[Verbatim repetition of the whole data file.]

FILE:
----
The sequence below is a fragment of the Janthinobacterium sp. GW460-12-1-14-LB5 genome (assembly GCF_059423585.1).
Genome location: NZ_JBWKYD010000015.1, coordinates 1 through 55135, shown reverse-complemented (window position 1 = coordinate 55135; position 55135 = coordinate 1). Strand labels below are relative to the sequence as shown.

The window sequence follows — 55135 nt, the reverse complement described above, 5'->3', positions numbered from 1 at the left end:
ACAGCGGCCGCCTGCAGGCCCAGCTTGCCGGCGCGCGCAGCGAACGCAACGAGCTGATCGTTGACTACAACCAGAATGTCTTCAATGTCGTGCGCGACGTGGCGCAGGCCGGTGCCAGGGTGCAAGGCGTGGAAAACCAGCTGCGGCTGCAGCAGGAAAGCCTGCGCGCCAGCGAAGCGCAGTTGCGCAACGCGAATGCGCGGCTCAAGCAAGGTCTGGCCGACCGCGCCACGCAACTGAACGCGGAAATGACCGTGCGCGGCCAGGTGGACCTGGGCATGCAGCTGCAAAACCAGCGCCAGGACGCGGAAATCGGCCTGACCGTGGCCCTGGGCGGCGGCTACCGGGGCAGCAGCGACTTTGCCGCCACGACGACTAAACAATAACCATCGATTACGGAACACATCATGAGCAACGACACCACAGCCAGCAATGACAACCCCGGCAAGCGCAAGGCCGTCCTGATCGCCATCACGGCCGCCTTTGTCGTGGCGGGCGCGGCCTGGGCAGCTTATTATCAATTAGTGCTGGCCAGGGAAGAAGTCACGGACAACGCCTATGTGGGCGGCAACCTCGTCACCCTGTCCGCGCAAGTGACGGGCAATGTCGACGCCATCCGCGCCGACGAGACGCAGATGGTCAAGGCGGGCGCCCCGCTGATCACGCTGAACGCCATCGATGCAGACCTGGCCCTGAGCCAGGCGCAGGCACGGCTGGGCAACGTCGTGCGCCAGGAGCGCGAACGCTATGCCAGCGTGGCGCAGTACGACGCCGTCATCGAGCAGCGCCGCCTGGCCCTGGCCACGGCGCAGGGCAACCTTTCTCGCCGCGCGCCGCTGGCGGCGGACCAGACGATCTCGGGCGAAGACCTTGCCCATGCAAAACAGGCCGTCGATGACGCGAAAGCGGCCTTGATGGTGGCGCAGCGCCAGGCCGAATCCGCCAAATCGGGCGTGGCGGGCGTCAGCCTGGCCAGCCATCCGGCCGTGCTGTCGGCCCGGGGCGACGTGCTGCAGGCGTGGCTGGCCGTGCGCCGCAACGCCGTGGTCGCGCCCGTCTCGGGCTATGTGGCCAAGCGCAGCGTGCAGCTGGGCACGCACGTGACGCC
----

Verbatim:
The sequence below is a fragment of the Janthinobacterium sp. GW460-12-1-14-LB5 genome (assembly GCF_059423585.1).
Genome location: NZ_JBWKYD010000015.1, coordinates 1 through 55135, shown reverse-complemented (window position 1 = coordinate 55135; position 55135 = coordinate 1). Strand labels below are relative to the sequence as shown.

The window sequence follows — 55135 nt, the reverse complement described above, 5'->3', positions numbered from 1 at the left end:
ACAGCGGCCGCCTGCAGGCCCAGCTTGCCGGCGCGCGCAGCGAACGCAACGAGCTGATCGTTGACTACAACCAGAATGTCTTCAATGTCGTGCGCGACGTGGCGCAGGCCGGTGCCAGGGTGCAAGGCGTGGAAAACCAGCTGCGGCTGCAGCAGGAAAGCCTGCGCGCCAGCGAAGCGCAGTTGCGCAACGCGAATGCGCGGCTCAAGCAAGGTCTGGCCGACCGCGCCACGCAACTGAACGCGGAAATGACCGTGCGCGGCCAGGTGGACCTGGGCATGCAGCTGCAAAACCAGCGCCAGGACGCGGAAATCGGCCTGACCGTGGCCCTGGGCGGCGGCTACCGGGGCAGCAGCGACTTTGCCGCCACGACGACTAAACAATAACCATCGATTACGGAACACATCATGAGCAACGACACCACAGCCAGCAATGACAACCCCGGCAAGCGCAAGGCCGTCCTGATCGCCATCACGGCCGCCTTTGTCGTGGCGGGCGCGGCCTGGGCAGCTTATTATCAATTAGTGCTGGCCAGGGAAGAAGTCACGGACAACGCCTATGTGGGCGGCAACCTCGTCACCCTGTCCGCGCAAGTGACGGGCAATGTCGACGCCATCCGCGCCGACGAGACGCAGATGGTCAAGGCGGGCGCCCCGCTGATCACGCTGAACGCCATCGATGCAGACCTGGCCCTGAGCCAGGCGCAGGCACGGCTGGGCAACGTCGTGCGCCAGGAGCGCGAACGCTATGCCAGCGTGGCGCAGTACGACGCCGTCATCGAGCAGCGCCGCCTGGCCCTGGCCACGGCGCAGGGCAACCTTTCTCGCCGCGCGCCGCTGGCGGCGGACCAGACGATCTCGGGCGAAGACCTTGCCCATGCAAAACAGGCCGTCGATGACGCGAAAGCGGCCTTGATGGTGGCGCAGCGCCAGGCCGAATCCGCCAAATCGGGCGTGGCGGGCGTCAGCCTGGCCAGCCATCCGGCCGTGCTGTCGGCCCGGGGCGACGTGCTGCAGGCGTGGCTGGCCGTGCGCCGCAACGCCGTGGTCGCGCCCGTCTCGGGCTATGTGGCCAAGCGCAGCGTGCAGCTGGGCACGCACGTGACGCC